TDG: Don Brown is one of the top defensive coordinators in college football, but he has struggled at times in big games, especially against Ohio State. What is the key to exploiting his aggressive style of defense?
ER: Ohio State seems to have the blueprint on how to beat Don Brown’s defense plastered all over their facility in Columbus because they’ve certainly done just that over the past couple seasons. Brown likes to blitz a lot and pressure the quarterback, so that puts most defensive backs in man-on-man situations. Sometimes Brown has one of the safeties move towards the line of scrimmage and cover a slot receiver or a tight end, and that has given speedy offenses like OSU a mismatch. The Buckeyes would throw crossing patterns, drags, slants and routes stressing lateral separation to put their quest guys in a position to outrun Michigan’s safeties or even Viper linebackers. Brown needs to call more zone coverages or at least sprinkle varying looks or spy concepts into his playbook to avoid defensive letdowns going forward.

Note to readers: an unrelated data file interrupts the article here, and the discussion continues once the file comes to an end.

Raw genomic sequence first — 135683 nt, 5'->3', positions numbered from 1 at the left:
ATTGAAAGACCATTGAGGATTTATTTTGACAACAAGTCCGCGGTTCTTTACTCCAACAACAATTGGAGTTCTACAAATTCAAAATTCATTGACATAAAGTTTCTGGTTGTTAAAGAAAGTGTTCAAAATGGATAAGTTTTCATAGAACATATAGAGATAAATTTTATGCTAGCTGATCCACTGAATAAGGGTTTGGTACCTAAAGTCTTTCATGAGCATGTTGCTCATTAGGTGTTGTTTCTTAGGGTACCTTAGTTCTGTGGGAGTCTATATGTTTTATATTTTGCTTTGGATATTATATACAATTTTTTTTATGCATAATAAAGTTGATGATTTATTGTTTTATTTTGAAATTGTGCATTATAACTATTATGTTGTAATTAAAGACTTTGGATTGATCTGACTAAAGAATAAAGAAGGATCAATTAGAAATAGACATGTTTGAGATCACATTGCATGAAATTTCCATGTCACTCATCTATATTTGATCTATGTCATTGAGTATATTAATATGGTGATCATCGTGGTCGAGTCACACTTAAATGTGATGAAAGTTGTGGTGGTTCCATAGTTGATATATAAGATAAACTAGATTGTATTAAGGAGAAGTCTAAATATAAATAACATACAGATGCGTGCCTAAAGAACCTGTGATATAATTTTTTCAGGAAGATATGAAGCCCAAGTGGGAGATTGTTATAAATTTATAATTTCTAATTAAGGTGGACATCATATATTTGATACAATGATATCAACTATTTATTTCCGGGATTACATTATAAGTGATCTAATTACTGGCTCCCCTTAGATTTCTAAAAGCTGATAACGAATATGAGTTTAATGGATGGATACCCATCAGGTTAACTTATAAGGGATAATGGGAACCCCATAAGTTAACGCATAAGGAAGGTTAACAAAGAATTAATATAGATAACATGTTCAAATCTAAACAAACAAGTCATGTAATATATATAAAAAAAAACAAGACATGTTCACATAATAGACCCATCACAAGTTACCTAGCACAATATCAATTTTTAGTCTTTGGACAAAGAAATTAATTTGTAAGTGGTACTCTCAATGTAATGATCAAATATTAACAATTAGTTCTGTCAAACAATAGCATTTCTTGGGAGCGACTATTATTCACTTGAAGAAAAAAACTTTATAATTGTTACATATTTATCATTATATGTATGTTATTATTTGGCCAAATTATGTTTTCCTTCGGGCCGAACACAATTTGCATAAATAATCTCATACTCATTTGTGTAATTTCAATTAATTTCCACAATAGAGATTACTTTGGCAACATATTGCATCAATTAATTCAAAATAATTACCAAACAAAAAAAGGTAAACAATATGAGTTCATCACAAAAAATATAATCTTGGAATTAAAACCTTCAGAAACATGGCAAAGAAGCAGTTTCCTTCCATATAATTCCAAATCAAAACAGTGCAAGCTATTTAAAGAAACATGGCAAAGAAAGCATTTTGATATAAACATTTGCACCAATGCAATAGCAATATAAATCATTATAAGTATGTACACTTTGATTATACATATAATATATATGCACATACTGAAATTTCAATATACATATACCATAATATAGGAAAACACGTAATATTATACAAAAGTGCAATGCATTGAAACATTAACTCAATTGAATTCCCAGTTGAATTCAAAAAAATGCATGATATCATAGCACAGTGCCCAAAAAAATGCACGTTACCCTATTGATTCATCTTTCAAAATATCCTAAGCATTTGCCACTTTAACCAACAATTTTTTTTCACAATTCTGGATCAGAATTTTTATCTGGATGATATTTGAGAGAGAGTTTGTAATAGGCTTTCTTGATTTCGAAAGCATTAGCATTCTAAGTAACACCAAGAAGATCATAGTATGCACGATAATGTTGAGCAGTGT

TDG: How much of a concern is the Wolverines’ three new starting linebackers, especially opening the season against an experienced offense that will try to force them into making mistakes using the RPO?
ER: Although Josh Ross wasn’t a regular starter last year, he’s a returning senior who does have a lot of football under his belt. Ross has four starters and 30 games played during his Michigan career, and he’s really being treated as more of a returning starter by his teammates. Don Brown talked up the speed and intuitiveness that Ross has displayed in fall camp, so he and Cam McGrone will anchor U-M’s linebacking corps. Michael Barrett will be the Viper, and his quickness will be called upon often. When Michigan has four down linemen, which will be most often, the LB group will be McGrone - Ross - Barrett, and when the Wolverines go with three down linemen, Ben VanSumeren will be the extra linebacker if not in a nickel formation. VanSumeren is a big, stocky thumper who would be more effective in stopping the run than in coverage